Access to the territory and push backs

United Kingdom

Country Report: Access to the territory and push backs Last updated: 30/05/23


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Juxtaposed border controls in France and Belgium allow the UK to limit access to the territory. On 18 January 2018 the two governments reiterated their commitment to juxtaposed controls in the Sandhurst Agreement, although no new measures were introduced relating to the operation of those controls.[1] A report by the Independent Chief Inspector of Borders and Immigration into the juxtaposed controls has little mention of asylum claimants, although it does mention ‘ethical decision making’ through the use of discretion for Ukrainians without visas.[2]

Discussions have taken place between the two states regarding responsibility for search and rescue as well as preventative measures. In January 2022 the UK government announced that the military would play a role in what appeared to be pushbacks, not search and rescue. During an urgent parliamentary debate, the Defence Minister stated that the Royal Navy would play a deterrent rather than a pushbacks role (including the use of Sonic booms) but was not speaking on behalf of the entire government.[3] A challenge to the policy and practice of pushbacks resulted in a consent order whereby all relevant policies were withdrawn.[4]

The UK government continues to blame ‘criminal smuggling gangs’ and individuals themselves for the danger to life – condemning the actions of both and pledging both to return those who travel from France and promising to treat such people in the criminal justice system as well as making agreements with the French government to prevent people from leaving in this manner. The Home Secretary appointed a Clandestine Channel Threat Commander in August 2020.[5] In September 2020 a parliamentary committee opened a new inquiry on the issue of channel crossings and asylum-seeking routes throughout the EU and following written and oral evidence published its report in July 2022.[6] The government responded in October 2022. The response indicated that its recent reforms (including the 2022 NABA and Rwanda plan) were aimed at deterrence and shortly afterwards a new announcement was made outlining cooperation with the French authorities including monitoring the French coastline, investment in reception and removal centres in France and more funding for surveillance and detection technology.[7]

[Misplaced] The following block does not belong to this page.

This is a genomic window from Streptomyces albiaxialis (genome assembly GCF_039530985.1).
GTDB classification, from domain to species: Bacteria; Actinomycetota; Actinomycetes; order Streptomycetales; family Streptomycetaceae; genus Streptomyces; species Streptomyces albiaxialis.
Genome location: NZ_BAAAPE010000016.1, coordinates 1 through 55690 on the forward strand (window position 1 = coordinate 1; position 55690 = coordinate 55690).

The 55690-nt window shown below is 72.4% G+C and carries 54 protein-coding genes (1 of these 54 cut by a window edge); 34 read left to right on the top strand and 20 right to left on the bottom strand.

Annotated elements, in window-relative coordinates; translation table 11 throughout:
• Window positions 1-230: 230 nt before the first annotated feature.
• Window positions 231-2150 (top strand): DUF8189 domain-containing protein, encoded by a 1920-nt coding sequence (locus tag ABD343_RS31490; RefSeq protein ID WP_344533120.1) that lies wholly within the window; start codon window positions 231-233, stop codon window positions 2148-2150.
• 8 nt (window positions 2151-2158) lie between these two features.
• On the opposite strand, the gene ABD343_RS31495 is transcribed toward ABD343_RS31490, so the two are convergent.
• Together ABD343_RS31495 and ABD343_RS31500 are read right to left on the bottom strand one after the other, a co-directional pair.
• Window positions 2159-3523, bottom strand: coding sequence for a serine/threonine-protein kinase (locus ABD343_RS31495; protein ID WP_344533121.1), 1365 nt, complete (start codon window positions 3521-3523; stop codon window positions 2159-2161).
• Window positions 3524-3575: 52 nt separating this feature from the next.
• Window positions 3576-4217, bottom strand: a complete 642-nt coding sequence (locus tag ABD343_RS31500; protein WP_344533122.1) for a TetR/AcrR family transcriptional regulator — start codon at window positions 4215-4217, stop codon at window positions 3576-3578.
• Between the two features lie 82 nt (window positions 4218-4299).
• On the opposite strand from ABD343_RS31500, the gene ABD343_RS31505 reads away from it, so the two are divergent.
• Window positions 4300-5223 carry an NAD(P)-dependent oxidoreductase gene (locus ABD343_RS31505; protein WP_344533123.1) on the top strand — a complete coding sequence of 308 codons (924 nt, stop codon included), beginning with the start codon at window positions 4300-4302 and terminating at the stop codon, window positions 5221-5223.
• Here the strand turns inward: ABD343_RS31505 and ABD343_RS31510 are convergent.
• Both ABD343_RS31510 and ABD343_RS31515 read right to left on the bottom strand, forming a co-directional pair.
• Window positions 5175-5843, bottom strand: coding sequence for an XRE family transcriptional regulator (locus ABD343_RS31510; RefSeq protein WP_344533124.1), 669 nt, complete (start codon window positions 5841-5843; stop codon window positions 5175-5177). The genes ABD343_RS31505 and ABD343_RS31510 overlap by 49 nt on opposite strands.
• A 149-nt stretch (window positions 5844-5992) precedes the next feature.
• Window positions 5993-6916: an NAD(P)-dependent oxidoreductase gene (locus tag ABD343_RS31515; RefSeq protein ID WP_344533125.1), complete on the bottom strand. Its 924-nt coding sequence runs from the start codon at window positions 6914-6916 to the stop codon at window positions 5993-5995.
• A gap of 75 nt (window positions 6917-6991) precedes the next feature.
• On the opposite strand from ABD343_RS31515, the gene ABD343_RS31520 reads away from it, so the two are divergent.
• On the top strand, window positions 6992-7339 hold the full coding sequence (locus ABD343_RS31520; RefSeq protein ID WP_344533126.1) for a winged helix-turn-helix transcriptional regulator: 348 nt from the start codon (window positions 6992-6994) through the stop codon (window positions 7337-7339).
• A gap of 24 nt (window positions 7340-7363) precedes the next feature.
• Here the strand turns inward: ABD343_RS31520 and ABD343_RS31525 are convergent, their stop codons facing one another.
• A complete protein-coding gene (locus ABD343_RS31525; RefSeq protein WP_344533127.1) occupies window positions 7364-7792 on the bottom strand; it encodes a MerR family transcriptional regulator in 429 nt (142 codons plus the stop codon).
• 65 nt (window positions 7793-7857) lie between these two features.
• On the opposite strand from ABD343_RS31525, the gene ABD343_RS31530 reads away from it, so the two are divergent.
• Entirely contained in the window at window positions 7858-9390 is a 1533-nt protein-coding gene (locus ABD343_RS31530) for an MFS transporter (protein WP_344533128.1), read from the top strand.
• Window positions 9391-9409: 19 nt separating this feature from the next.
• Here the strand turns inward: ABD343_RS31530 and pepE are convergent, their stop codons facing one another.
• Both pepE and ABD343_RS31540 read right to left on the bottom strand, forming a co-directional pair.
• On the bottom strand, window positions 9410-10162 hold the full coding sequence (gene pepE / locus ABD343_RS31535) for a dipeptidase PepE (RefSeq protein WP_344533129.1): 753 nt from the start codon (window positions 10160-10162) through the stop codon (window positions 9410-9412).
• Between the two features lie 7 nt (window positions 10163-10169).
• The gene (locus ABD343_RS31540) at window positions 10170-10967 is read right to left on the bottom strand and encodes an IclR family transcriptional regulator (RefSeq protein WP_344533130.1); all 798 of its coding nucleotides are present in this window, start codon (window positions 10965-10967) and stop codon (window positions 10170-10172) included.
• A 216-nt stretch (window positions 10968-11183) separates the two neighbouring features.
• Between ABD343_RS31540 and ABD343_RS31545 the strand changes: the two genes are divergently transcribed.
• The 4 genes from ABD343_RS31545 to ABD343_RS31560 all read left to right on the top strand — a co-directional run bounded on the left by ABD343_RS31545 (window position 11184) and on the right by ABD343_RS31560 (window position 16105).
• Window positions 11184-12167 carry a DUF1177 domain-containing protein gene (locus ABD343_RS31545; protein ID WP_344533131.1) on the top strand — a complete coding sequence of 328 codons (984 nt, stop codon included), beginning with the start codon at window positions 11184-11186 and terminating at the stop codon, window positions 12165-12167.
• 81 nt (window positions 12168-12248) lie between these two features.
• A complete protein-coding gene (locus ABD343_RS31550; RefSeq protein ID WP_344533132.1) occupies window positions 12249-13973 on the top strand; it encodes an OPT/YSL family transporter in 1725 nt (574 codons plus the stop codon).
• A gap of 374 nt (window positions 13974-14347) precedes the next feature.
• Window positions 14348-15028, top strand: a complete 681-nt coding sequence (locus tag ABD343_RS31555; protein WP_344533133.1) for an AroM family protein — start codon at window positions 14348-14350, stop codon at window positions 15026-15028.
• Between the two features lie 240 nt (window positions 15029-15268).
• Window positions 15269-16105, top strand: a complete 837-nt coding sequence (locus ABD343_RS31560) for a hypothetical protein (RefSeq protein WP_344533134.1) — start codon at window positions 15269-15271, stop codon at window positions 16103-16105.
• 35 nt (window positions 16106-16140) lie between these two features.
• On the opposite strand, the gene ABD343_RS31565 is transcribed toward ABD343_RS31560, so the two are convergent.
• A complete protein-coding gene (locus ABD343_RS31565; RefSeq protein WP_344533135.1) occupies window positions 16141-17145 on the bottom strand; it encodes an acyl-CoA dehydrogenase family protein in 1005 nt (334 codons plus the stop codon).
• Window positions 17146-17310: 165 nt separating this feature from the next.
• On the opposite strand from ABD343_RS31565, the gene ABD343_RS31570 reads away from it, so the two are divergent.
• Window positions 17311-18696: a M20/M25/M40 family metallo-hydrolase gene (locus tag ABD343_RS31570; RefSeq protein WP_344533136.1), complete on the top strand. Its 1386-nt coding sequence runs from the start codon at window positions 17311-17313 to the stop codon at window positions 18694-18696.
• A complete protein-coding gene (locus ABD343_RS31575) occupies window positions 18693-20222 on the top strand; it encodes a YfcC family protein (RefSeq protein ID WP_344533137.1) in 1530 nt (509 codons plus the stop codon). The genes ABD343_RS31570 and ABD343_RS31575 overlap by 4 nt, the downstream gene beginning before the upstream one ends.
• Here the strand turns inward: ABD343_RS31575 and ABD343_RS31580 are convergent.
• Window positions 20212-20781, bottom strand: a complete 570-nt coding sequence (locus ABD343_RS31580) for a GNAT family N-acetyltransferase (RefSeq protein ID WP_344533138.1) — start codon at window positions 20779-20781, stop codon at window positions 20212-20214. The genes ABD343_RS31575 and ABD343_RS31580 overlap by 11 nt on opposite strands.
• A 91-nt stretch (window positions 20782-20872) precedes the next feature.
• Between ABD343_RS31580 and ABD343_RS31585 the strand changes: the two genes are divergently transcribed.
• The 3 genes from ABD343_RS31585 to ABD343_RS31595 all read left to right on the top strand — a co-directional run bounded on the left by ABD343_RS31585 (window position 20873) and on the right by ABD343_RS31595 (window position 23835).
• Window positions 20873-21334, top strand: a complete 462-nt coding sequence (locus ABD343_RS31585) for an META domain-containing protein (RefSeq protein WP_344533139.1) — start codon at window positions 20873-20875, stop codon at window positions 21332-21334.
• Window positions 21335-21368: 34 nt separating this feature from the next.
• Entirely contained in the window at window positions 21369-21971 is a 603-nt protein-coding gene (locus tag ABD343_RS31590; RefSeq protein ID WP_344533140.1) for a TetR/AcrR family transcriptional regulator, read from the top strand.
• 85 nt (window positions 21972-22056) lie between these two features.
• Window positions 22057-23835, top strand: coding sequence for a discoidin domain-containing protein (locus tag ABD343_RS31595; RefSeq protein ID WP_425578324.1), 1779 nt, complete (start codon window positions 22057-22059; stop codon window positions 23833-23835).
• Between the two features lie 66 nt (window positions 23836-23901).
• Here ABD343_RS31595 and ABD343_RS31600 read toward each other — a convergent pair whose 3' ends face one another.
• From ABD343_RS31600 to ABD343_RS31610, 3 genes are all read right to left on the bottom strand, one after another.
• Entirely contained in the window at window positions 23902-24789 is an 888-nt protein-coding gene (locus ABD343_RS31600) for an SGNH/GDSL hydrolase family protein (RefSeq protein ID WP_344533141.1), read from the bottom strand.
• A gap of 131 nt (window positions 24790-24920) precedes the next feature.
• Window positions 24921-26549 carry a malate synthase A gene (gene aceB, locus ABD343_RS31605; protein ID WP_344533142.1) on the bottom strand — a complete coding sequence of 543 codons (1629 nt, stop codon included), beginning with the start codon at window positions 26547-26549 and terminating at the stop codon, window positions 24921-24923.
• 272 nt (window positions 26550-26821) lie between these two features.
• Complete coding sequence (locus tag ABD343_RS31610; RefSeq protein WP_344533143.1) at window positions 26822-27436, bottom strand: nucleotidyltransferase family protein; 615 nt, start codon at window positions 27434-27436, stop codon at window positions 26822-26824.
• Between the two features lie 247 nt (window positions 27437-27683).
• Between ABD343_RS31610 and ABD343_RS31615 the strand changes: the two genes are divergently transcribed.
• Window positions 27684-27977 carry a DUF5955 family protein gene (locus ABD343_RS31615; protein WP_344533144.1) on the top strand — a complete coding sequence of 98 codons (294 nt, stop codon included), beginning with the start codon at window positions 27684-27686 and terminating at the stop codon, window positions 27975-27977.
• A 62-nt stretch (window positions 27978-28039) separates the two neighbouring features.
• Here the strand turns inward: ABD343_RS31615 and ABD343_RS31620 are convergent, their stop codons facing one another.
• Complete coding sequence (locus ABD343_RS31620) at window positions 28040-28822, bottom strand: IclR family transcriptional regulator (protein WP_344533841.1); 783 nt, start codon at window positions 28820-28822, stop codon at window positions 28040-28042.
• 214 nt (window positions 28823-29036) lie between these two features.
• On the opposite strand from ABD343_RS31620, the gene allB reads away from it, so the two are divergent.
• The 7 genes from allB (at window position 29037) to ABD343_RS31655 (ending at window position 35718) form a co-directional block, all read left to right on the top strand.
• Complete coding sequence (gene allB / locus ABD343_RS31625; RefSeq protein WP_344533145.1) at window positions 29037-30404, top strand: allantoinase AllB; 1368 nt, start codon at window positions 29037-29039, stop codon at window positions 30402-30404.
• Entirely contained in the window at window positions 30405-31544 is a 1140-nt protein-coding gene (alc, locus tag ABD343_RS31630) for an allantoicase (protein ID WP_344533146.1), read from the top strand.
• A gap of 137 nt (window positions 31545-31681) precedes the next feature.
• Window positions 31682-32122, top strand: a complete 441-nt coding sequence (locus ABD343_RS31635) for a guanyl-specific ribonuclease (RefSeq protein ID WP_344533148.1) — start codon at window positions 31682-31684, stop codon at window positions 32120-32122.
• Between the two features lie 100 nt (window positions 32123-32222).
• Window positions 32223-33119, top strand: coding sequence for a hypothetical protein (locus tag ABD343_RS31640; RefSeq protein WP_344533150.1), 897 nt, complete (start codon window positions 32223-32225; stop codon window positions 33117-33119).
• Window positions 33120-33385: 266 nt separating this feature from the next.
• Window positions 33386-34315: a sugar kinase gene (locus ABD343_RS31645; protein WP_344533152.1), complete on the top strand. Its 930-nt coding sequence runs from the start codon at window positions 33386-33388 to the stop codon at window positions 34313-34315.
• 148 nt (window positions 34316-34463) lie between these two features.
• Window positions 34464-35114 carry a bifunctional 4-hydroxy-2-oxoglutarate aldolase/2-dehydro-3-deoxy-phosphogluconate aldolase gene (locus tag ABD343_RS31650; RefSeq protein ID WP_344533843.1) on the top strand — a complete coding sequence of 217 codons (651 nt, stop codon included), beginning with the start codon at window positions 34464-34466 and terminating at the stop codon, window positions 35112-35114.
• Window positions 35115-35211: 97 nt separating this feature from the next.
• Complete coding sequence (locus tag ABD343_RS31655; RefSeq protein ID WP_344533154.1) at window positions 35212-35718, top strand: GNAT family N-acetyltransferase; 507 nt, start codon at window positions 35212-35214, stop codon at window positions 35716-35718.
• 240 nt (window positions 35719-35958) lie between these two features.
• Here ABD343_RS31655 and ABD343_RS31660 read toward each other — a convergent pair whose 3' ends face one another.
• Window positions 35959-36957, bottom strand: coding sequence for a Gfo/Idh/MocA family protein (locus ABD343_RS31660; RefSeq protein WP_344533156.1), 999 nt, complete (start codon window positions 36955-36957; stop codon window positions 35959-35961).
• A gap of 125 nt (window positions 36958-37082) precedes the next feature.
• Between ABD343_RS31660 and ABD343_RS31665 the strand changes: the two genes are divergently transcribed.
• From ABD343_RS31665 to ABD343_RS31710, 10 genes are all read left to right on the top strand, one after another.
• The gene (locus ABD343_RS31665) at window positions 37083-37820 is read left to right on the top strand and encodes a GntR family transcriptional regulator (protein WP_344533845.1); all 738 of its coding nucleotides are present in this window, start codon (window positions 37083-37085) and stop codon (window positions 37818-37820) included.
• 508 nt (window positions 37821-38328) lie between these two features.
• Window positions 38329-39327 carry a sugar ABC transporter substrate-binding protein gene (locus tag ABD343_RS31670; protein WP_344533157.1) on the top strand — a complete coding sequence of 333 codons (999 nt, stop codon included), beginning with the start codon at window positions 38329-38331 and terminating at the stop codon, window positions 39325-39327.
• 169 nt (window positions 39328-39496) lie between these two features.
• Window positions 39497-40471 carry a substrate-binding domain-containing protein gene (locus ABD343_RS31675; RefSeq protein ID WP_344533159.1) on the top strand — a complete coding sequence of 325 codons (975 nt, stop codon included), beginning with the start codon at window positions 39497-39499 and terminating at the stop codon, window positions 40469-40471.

[1] Secretary of State for the Home Department, ‘Update on the Levelling Up Bill – Statement made on 6 December 2022’, HCWS415, 19 January 2018, available at:

[2] ICIBI, An inspection of juxtaposed controls – April-May 2022, October 2022, available at:

[3] Hansard parliamentary record ‘Migrant Crossings: Role of the Military’, 18 January 2022, available at:

[4] High Court, R (on the application of (1) PUBLIC AND COMMERCIAL SERVICES UNION (2) CARE 4 CALAIS and Secretary of State for the Home Department, Consent Order, CO/4338/2021, 25 April 2022, available at:

[5] Government announcement: Home Secretary appoints small boats commander, August 2020, available at:

[6] Home Affairs Select Committee, at:, including first report and government response. Case note and link to judgment Da and Ors, available at:

[7] UK Government, ‘UK-France joint statement: enhancing co-operation against illegal migration’, 14 November 2022, available at:

Table of contents

  • Statistics
  • Overview of the legal framework
  • Overview of the main changes since the previous report update
  • Asylum Procedure
  • Reception Conditions
  • Detention of Asylum Seekers
  • Content of International Protection